A ‘big man in stature’ (Qld Parliament 1956, 1003), Munns participated in boxing, campdraft competition (horse and rider working cattle), cricket, and horseracing, but his reputation was greatest in rugby league, which he played from the late 1920s to the mid-1940s. Captain of the Woorabinda team, he was remembered as a ‘classic 5/8 and so versatile in any position’ (Central Telegraph 1982, 49). His on-field performance as a member of an ‘All-Blacks’ team in Brisbane in 1933 made a deep impression: according to the Brisbane Courier he ‘revealed himself as potential champion’ (1933, 7). The Melbourne Sporting Globe reported that Munns and another Aboriginal player, Frank Fisher, were better than Brisbane club players. A former international player, Leg Cubitt, enthused that Munns and Fisher were ‘fit to represent Queensland in an inter-state match’ (Sunday Mail 1933, 8). Several commentators predicted that Queensland State selectors would attempt to lure Munns. However, this did not occur. He declined an offer to play for Leichhardt in Rockhampton in 1937. In general, Munns’s sporting experiences were limited due to a lack of opportunities for Aboriginal people under the State protection act.

In late 1931 Munns had married Lorna Cressbrook, a Kybal woman, at the Church of England, Woorabinda; she had also been relocated from Taroom to Woorabinda. The couple would have fourteen children—Lawrence, Kevin, Monica, Veneita, Hazel, Allan, Gwendoline, Valmai (Val), Terence (Terry), Robert, Kenneth, Brian, Colin, and Eunice—and would raise their grandsons Ivan and Norman. Munns was head stockman at Woorabinda from 1933 to 1970 when he was appointed cattle overseer until his retirement in 1976. A respected and trusted figure in the field, he was sometimes contracted to other stations. He drove horses and cattle to centres as far away as Ipswich, bred and reared a high-grade beef herd at Woorabinda, and helped to develop the cattle industry in central Queensland. In 1970 the minister for Aboriginal affairs lauded Munns in parliament, stating ‘he could take over stock management on a property anywhere’ (Qld Parliament 1970, 1796).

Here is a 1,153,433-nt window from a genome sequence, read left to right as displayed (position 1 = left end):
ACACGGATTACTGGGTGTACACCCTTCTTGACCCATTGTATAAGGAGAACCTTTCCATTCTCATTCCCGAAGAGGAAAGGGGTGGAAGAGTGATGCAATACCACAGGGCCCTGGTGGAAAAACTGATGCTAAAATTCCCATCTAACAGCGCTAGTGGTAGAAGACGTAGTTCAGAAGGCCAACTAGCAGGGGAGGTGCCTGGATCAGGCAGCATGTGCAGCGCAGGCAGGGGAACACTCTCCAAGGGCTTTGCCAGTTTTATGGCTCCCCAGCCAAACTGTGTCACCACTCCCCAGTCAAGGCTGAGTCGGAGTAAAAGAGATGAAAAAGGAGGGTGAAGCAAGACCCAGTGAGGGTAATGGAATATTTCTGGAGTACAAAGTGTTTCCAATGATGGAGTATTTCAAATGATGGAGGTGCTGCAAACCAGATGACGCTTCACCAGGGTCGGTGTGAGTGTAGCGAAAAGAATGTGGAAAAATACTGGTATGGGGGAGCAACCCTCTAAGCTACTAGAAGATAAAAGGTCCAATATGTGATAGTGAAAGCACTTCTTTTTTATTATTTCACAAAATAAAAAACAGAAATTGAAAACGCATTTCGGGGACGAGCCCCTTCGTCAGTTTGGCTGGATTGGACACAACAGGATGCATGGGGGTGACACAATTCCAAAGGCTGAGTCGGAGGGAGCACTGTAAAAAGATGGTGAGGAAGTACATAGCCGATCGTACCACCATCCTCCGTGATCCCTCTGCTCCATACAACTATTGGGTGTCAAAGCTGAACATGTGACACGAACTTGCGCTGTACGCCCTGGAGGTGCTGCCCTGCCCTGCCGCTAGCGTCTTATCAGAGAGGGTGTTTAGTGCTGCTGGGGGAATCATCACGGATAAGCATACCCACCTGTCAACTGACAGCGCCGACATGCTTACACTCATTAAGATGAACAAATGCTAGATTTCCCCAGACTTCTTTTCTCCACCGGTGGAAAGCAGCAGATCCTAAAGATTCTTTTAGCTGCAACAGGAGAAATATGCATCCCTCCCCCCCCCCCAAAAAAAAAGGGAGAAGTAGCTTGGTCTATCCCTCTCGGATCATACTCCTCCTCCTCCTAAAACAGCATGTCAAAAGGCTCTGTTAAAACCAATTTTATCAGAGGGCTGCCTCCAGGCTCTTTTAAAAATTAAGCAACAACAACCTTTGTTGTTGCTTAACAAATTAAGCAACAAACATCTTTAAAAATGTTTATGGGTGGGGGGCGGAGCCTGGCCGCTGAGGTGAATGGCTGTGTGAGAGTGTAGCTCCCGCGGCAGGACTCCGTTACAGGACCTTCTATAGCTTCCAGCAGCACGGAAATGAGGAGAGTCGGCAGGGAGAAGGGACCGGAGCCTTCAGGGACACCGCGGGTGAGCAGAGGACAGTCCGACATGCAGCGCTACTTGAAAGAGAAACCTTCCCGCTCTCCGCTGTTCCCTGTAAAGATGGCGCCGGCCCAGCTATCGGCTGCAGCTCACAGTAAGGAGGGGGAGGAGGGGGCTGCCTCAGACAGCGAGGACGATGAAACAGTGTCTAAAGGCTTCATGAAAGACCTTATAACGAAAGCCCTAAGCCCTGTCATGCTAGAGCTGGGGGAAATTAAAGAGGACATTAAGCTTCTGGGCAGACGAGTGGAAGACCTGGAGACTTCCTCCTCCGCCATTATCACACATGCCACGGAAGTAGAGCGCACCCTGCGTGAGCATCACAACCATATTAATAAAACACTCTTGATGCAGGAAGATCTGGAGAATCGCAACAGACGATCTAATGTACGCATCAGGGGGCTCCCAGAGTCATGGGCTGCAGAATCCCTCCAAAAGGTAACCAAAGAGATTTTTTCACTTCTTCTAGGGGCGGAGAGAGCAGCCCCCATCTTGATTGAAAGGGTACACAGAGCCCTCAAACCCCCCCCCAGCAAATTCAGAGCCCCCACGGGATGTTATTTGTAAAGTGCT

Active in his community, Munns had been appointed a justice of the peace in 1966. In 1974 he agreed to assist archaeologists in researching cultural remnants and relics at Glenhaughton station. He received an official citation from the Queensland director of Aboriginal and Islander affairs in 1974, and in 1976 was awarded an Imperial Service Medal for his outstanding service to the ‘Aboriginal people of Woorabinda and generally those of the Central Queensland area’ (QSA ITM539113). During Woorabinda’s golden jubilee celebrations in 1977, he led a group of three Aboriginal stockmen on horseback from Taroom to Woorabinda carrying a message from the Taroom Historical Society and a commemorative mail issue.